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The Odyssey

The Student News Site of Westerville North High School

The Odyssey

The Student News Site of Westerville North High School

The Odyssey

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Teenagers today are getting more and more addicted to their devices

The average screen time for teens is on the rise, and something needs to be done about it.
Teenagers today are getting more and more addicted to their devices

Due to frequent problems with students being distracted by their phones during classroom instruction, Westerville North has encouraged its staff to more strictly enforce a policy barring use of devices in class without teacher permission. Despite this, some students are still reluctant to put their phones away or temporarily give them up to teachers in phone pockets or other cases. 

 

Similarly, after the school day ends, students shove their homework and study guides aside in favor of scrolling on social media or hopping on their favorite video games. This situation likely results from the addiction and dependence on technology that many teens face today, and could lead to drops in school performance and general ability to complete simple daily tasks.

 

Mr. Taylor, a teacher at North who enforces his own phone policies, noticed this trend, and therefore has implemented phone pockets. Students are expected to store their phones in these pockets during lessons that he deems to be important.

 

“There’s too much going into these [devices] to make them addictive,” says Mr.Taylor.“I think there should be cell phone lockers as soon as you come into school.” 

 

Phones are certainly addictive. In fact, according to The Common Sense Census by Common Sense Media, the average daily screen time for teens in the U.S. in 2021 was 8 hours and 39 minutes. That’s nearly 2 hours greater than the average 6 years prior. 

 

“[Students] would definitely see a drop in grades if [they’re] spending too much time on [their] phone because [they’re] not getting [their] work done,” says Adam Kauh, a phone-owning student.

 

In addition to distraction from school work, according to Frontiers in Psychiatry, excessive phone usage has also been linked to sleep deficits, anxiety, stress and depression. These mental impacts raise concerns on the possible health problems teens could face in the future. 

 

“I think another huge concern about teen phone addiction, especially when it comes to TikTok, [is that] it’s lowering kids’ attention spans,” says Valerie Celello, a student at Walnut Springs Middle School  who also sees the negative impacts of technology. “They have less patience.”

 

This inability to code switch from play to work in younger teens is likely a result of the COVID quarantine, where class time and free time were spent in the same place. According to a study by the National Institutes of Health, in teens, the cortex, the area of the brain involved in self-control, was shown to be thinner as a result of the pandemic.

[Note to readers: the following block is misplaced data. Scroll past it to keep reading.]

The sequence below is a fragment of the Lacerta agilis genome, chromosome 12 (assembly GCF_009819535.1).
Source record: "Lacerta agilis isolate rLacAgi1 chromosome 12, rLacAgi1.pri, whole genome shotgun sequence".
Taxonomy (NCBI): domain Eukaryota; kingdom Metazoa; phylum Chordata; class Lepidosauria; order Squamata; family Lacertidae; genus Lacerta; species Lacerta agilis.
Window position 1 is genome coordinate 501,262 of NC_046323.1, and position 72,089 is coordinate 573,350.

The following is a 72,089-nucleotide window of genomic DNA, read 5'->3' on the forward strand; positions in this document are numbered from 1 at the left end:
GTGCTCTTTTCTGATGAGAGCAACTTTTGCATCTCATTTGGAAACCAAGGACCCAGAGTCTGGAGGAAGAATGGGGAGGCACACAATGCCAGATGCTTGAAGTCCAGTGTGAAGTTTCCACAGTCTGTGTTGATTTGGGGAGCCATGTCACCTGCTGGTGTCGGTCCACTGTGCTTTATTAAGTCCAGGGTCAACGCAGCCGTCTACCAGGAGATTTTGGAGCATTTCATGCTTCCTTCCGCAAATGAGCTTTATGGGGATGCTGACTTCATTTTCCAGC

Not only are there severe mental effects of phone addiction, but, according to Frontiers in Psychiatry, there are also serious physical impacts, including muscle pain, fatigue, eye dryness and irritation, auditory illusions and pain in the thumbs and wrists. This could lead to serious complications in vision and muscle function as teens age.

 

What do parents think about teenage phone use? Most teens would likely believe that the general consensus among parents is that phone usage should be limited, but this is not the case. In actuality, according to a 2023 survey by the Pew Research Center, only about half of parents (47%) say that they limit their teen’s screen time.

 

So, why do parents seem to care less about teenage phone addiction than you might expect? One possible explanation is thatparents are just as hooked on their devices as their children. As a matter of fact, according to the same survey by the Pew Research Center, about half of parents (47%) say that they spend too much time on their phones, and nearly half of teens (46%) say that their parent is at least sometimes distracted by their phone during conversation.

 

What should be done about this phone addiction epidemic? A good start would be for parents to more actively enforce time limits on their teenagers’ phones and make a larger effort to hold themselves to the same standards. Offering to spend quality time with their teen would make it much easier for parents to keep everyone away from the tempting screens. 

 

Westerville City Schools administrators should also encourage their teachers to ensure that all of their students are engaged during class and off of their personal devices while also being reasonable during emergencies or free time.

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